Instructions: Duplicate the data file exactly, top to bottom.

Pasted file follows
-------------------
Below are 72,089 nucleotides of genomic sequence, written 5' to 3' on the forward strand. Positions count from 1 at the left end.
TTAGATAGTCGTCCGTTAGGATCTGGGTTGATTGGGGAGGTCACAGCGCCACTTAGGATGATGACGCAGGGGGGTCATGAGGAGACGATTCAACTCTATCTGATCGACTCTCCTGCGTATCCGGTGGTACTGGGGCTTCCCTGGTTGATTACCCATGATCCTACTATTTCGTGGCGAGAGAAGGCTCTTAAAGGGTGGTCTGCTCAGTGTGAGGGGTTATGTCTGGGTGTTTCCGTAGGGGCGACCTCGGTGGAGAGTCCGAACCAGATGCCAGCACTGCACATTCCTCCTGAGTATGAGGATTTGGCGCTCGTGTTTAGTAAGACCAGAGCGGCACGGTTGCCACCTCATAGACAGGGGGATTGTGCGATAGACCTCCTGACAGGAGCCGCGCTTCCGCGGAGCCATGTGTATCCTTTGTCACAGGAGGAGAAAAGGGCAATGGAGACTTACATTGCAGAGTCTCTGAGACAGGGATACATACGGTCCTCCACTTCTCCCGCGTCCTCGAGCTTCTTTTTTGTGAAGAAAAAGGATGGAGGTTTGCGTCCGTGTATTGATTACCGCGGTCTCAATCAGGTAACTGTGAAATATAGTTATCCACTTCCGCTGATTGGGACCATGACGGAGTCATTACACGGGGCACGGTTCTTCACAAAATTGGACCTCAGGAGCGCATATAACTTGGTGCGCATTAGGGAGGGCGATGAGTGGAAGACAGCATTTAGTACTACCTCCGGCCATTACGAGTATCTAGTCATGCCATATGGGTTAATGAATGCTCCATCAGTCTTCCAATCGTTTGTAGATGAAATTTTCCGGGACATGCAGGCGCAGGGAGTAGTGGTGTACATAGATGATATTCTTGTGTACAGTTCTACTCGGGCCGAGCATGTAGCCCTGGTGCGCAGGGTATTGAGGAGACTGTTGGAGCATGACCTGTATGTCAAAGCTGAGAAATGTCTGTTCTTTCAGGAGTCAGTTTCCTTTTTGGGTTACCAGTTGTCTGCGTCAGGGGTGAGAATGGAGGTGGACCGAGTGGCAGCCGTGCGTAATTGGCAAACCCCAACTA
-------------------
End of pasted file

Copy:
Below are 72,089 nucleotides of genomic sequence, written 5' to 3' on the forward strand. Positions count from 1 at the left end.
TTAGATAGTCGTCCGTTAGGATCTGGGTTGATTGGGGAGGTCACAGCGCCACTTAGGATGATGACGCAGGGGGGTCATGAGGAGACGATTCAACTCTATCTGATCGACTCTCCTGCGTATCCGGTGGTACTGGGGCTTCCCTGGTTGATTACCCATGATCCTACTATTTCGTGGCGAGAGAAGGCTCTTAAAGGGTGGTCTGCTCAGTGTGAGGGGTTATGTCTGGGTGTTTCCGTAGGGGCGACCTCGGTGGAGAGTCCGAACCAGATGCCAGCACTGCACATTCCTCCTGAGTATGAGGATTTGGCGCTCGTGTTTAGTAAGACCAGAGCGGCACGGTTGCCACCTCATAGACAGGGGGATTGTGCGATAGACCTCCTGACAGGAGCCGCGCTTCCGCGGAGCCATGTGTATCCTTTGTCACAGGAGGAGAAAAGGGCAATGGAGACTTACATTGCAGAGTCTCTGAGACAGGGATACATACGGTCCTCCACTTCTCCCGCGTCCTCGAGCTTCTTTTTTGTGAAGAAAAAGGATGGAGGTTTGCGTCCGTGTATTGATTACCGCGGTCTCAATCAGGTAACTGTGAAATATAGTTATCCACTTCCGCTGATTGGGACCATGACGGAGTCATTACACGGGGCACGGTTCTTCACAAAATTGGACCTCAGGAGCGCATATAACTTGGTGCGCATTAGGGAGGGCGATGAGTGGAAGACAGCATTTAGTACTACCTCCGGCCATTACGAGTATCTAGTCATGCCATATGGGTTAATGAATGCTCCATCAGTCTTCCAATCGTTTGTAGATGAAATTTTCCGGGACATGCAGGCGCAGGGAGTAGTGGTGTACATAGATGATATTCTTGTGTACAGTTCTACTCGGGCCGAGCATGTAGCCCTGGTGCGCAGGGTATTGAGGAGACTGTTGGAGCATGACCTGTATGTCAAAGCTGAGAAATGTCTGTTCTTTCAGGAGTCAGTTTCCTTTTTGGGTTACCAGTTGTCTGCGTCAGGGGTGAGAATGGAGGTGGACCGAGTGGCAGCCGTGCGTAATTGGCAAACCCCAACTA